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The Power of a Picture

The image of a toddler’s body washed up on a Turkish beach was published and shared across the world.  The powerful image caused an international outcry over the refugee crisis in Syria, but it also raised some questions about ethics in photojournalism.

“Photos with children are always difficult,”CSUN Journalism Professor Stephanie Bluestein said.  “Any dead body is a touchy subject, but certainly when it’s a child. Having said that though, this photo really made a difference and it put this crisis on everyone’s radar, and people are starting to pay attention.”

In the early days of photojournalism, photographs of 19th century battlefields in Crimea and in the United States had great impact on people.  Mathew Brady and his crew of photographers took pictures of dead Confederate soldiers which portrayed the horror of war in ways people hadn’t seen before.

Images of dead American soldiers are not acceptable to most readers today, and many images of death remain controversial.

“I think the people need to see what’s going on,” Los Angeles Daily News photographer David Crane said. “It’s important.  Whether it’s horrible or beautiful, it’s important.”

“My only concern is that running too many dead body photos could desensitize, and perhaps has desensitized, the public,” Bluestein said. “But then on the other side, if you don’t run it, then you’re not really telling the truth, [or] letting the public know what’s going on.”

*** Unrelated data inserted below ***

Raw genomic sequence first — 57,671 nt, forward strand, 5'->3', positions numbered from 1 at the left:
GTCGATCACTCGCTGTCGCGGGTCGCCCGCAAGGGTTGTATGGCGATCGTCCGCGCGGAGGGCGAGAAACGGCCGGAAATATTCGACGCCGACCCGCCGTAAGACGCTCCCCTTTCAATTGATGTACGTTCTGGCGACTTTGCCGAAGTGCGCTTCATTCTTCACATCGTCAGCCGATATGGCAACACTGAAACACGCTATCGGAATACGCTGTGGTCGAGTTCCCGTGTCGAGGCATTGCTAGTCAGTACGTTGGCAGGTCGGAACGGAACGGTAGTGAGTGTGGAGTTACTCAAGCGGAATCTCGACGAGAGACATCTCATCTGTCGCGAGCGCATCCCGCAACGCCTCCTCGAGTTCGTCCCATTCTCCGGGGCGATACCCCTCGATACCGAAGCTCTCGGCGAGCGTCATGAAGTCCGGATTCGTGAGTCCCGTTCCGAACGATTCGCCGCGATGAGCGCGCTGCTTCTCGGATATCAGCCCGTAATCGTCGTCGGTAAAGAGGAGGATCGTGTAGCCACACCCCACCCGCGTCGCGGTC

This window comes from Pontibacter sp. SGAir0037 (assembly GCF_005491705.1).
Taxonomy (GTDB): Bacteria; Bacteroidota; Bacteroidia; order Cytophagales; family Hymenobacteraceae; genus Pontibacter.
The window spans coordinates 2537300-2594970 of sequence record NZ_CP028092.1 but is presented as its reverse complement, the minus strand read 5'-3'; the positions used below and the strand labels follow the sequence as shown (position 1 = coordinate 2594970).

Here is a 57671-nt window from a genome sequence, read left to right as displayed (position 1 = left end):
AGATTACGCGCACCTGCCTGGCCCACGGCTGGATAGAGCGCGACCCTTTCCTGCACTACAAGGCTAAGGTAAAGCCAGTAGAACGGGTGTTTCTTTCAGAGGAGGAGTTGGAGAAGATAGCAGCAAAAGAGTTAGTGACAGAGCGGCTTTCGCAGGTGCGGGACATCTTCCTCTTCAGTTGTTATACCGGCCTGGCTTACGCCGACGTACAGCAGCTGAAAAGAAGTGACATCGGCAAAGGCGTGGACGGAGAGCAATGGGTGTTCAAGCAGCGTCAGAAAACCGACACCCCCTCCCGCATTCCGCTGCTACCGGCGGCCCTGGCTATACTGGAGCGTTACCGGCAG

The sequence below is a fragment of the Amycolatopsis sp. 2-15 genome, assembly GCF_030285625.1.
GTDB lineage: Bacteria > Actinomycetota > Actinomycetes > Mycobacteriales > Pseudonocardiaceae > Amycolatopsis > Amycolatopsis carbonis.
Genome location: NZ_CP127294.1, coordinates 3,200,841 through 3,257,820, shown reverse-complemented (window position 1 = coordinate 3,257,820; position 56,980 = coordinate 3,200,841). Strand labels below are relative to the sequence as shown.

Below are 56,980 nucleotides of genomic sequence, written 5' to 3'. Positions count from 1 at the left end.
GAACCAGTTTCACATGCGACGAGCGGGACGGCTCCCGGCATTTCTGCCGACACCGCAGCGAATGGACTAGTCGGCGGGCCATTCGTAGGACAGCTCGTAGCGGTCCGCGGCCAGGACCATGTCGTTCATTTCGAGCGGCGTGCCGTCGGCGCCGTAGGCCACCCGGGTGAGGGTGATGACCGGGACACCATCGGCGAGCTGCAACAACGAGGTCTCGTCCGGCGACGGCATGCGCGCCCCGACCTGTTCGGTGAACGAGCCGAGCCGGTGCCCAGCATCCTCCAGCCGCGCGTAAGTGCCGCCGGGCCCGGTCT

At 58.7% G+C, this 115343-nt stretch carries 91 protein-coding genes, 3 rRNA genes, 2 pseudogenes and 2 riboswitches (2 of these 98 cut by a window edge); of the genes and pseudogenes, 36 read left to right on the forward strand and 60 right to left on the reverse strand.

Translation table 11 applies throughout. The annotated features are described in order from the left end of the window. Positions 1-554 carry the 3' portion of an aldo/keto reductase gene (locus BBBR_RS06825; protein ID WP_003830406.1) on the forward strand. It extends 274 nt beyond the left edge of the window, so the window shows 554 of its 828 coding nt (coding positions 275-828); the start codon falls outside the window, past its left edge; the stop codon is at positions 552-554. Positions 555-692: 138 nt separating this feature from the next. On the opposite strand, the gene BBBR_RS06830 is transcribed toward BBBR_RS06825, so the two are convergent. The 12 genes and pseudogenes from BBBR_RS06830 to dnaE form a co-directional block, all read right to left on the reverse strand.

The 1930 image of a lynching in Indiana shocked people with its graphic and disturbing nature, and with the fact that it was also sold as a postcard.

“The impact of this photo is not just what’s happening there,” Crane said.  “It’s very surreal if you look at the faces of the crowd; it’s as if they’re there on a picnic.”

Dorothea Lange’s photographs of families affected by the Great Depression left a lasting impression in the minds of viewers.  The image of a migrant mother shows a family in despair, and opens the eyes of today’s viewers to how bad it was during that time.

“Any time you can take a concept like the Depression and humanize it, then it’s going to touch people’s hearts,” Bluestein said.

The humanization of the refugee crisis in Syria, achieved by the photograph showing young Aylan Kurdi lying face down on the shores of Turkey, touched hearts across the world, ultimately showing that there is power in a picture.

Moderator: Ericka Sims

Anchor: Mirna Duron

Producer: Nick Popham

Reporters: Anna Akopyan and Ashton Smith

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